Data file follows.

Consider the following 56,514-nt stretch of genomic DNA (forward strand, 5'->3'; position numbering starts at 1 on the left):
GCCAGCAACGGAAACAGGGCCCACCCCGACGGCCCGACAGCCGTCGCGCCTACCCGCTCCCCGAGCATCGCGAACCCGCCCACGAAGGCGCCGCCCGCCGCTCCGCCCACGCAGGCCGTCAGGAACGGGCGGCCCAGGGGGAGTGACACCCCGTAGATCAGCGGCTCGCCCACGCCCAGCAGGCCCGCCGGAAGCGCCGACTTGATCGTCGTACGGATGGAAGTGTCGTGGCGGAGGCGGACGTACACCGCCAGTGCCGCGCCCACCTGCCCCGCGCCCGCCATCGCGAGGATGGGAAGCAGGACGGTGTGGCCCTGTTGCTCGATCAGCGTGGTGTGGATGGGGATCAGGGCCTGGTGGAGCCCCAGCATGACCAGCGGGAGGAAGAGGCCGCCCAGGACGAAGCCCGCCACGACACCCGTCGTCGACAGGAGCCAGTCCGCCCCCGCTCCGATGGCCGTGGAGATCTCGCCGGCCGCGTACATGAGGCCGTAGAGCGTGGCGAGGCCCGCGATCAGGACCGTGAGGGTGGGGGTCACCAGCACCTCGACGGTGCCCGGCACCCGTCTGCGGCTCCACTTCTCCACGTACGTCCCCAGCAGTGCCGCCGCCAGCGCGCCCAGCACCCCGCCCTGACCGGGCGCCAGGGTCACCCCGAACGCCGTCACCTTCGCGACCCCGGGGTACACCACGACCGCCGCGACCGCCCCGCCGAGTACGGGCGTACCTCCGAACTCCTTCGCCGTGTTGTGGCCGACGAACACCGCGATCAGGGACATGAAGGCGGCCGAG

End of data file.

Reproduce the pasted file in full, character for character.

Consider the following 56,514-nt stretch of genomic DNA (forward strand, 5'->3'; position numbering starts at 1 on the left):
GCCAGCAACGGAAACAGGGCCCACCCCGACGGCCCGACAGCCGTCGCGCCTACCCGCTCCCCGAGCATCGCGAACCCGCCCACGAAGGCGCCGCCCGCCGCTCCGCCCACGCAGGCCGTCAGGAACGGGCGGCCCAGGGGGAGTGACACCCCGTAGATCAGCGGCTCGCCCACGCCCAGCAGGCCCGCCGGAAGCGCCGACTTGATCGTCGTACGGATGGAAGTGTCGTGGCGGAGGCGGACGTACACCGCCAGTGCCGCGCCCACCTGCCCCGCGCCCGCCATCGCGAGGATGGGAAGCAGGACGGTGTGGCCCTGTTGCTCGATCAGCGTGGTGTGGATGGGGATCAGGGCCTGGTGGAGCCCCAGCATGACCAGCGGGAGGAAGAGGCCGCCCAGGACGAAGCCCGCCACGACACCCGTCGTCGACAGGAGCCAGTCCGCCCCCGCTCCGATGGCCGTGGAGATCTCGCCGGCCGCGTACATGAGGCCGTAGAGCGTGGCGAGGCCCGCGATCAGGACCGTGAGGGTGGGGGTCACCAGCACCTCGACGGTGCCCGGCACCCGTCTGCGGCTCCACTTCTCCACGTACGTCCCCAGCAGTGCCGCCGCCAGCGCGCCCAGCACCCCGCCCTGACCGGGCGCCAGGGTCACCCCGAACGCCGTCACCTTCGCGACCCCGGGGTACACCACGACCGCCGCGACCGCCCCGCCGAGTACGGGCGTACCTCCGAACTCCTTCGCCGTGTTGTGGCCGACGAACACCGCGATCAGGGACATGAAGGCGGCCGAG